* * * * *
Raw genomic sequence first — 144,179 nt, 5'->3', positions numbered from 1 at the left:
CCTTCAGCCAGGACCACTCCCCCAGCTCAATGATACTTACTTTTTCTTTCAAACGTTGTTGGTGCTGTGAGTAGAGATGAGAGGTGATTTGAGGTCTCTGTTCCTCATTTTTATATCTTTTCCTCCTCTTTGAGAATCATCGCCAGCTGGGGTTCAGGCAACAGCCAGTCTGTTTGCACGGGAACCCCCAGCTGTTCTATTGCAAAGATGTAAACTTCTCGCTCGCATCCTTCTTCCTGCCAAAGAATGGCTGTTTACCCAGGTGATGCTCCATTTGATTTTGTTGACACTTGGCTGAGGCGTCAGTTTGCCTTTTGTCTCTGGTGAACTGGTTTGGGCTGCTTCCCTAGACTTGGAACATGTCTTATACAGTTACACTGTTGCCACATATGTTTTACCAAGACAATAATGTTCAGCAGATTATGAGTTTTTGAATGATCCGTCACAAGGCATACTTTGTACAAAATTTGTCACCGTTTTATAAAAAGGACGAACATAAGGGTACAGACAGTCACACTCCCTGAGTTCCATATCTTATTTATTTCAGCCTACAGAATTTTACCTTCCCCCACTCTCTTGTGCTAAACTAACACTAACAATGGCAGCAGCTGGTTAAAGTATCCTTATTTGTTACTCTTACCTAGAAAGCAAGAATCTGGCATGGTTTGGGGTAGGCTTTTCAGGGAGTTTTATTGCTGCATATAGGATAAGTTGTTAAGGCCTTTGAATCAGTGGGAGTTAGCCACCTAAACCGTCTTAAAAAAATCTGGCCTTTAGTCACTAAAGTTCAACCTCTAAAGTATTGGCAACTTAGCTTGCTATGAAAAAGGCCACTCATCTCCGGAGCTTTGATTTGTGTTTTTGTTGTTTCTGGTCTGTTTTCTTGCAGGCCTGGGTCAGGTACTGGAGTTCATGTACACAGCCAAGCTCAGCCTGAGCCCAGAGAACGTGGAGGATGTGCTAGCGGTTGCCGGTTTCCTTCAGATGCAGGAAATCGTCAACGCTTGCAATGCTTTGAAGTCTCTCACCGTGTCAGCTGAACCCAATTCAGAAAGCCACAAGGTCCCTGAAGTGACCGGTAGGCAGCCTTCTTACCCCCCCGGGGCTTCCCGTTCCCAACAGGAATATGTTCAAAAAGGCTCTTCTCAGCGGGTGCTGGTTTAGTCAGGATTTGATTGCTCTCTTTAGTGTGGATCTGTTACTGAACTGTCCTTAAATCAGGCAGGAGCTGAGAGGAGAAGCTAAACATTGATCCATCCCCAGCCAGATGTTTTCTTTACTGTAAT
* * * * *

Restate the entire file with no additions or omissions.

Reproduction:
Raw genomic sequence first — 144,179 nt, 5'->3', positions numbered from 1 at the left:
CCTTCAGCCAGGACCACTCCCCCAGCTCAATGATACTTACTTTTTCTTTCAAACGTTGTTGGTGCTGTGAGTAGAGATGAGAGGTGATTTGAGGTCTCTGTTCCTCATTTTTATATCTTTTCCTCCTCTTTGAGAATCATCGCCAGCTGGGGTTCAGGCAACAGCCAGTCTGTTTGCACGGGAACCCCCAGCTGTTCTATTGCAAAGATGTAAACTTCTCGCTCGCATCCTTCTTCCTGCCAAAGAATGGCTGTTTACCCAGGTGATGCTCCATTTGATTTTGTTGACACTTGGCTGAGGCGTCAGTTTGCCTTTTGTCTCTGGTGAACTGGTTTGGGCTGCTTCCCTAGACTTGGAACATGTCTTATACAGTTACACTGTTGCCACATATGTTTTACCAAGACAATAATGTTCAGCAGATTATGAGTTTTTGAATGATCCGTCACAAGGCATACTTTGTACAAAATTTGTCACCGTTTTATAAAAAGGACGAACATAAGGGTACAGACAGTCACACTCCCTGAGTTCCATATCTTATTTATTTCAGCCTACAGAATTTTACCTTCCCCCACTCTCTTGTGCTAAACTAACACTAACAATGGCAGCAGCTGGTTAAAGTATCCTTATTTGTTACTCTTACCTAGAAAGCAAGAATCTGGCATGGTTTGGGGTAGGCTTTTCAGGGAGTTTTATTGCTGCATATAGGATAAGTTGTTAAGGCCTTTGAATCAGTGGGAGTTAGCCACCTAAACCGTCTTAAAAAAATCTGGCCTTTAGTCACTAAAGTTCAACCTCTAAAGTATTGGCAACTTAGCTTGCTATGAAAAAGGCCACTCATCTCCGGAGCTTTGATTTGTGTTTTTGTTGTTTCTGGTCTGTTTTCTTGCAGGCCTGGGTCAGGTACTGGAGTTCATGTACACAGCCAAGCTCAGCCTGAGCCCAGAGAACGTGGAGGATGTGCTAGCGGTTGCCGGTTTCCTTCAGATGCAGGAAATCGTCAACGCTTGCAATGCTTTGAAGTCTCTCACCGTGTCAGCTGAACCCAATTCAGAAAGCCACAAGGTCCCTGAAGTGACCGGTAGGCAGCCTTCTTACCCCCCCGGGGCTTCCCGTTCCCAACAGGAATATGTTCAAAAAGGCTCTTCTCAGCGGGTGCTGGTTTAGTCAGGATTTGATTGCTCTCTTTAGTGTGGATCTGTTACTGAACTGTCCTTAAATCAGGCAGGAGCTGAGAGGAGAAGCTAAACATTGATCCATCCCCAGCCAGATGTTTTCTTTACTGTAAT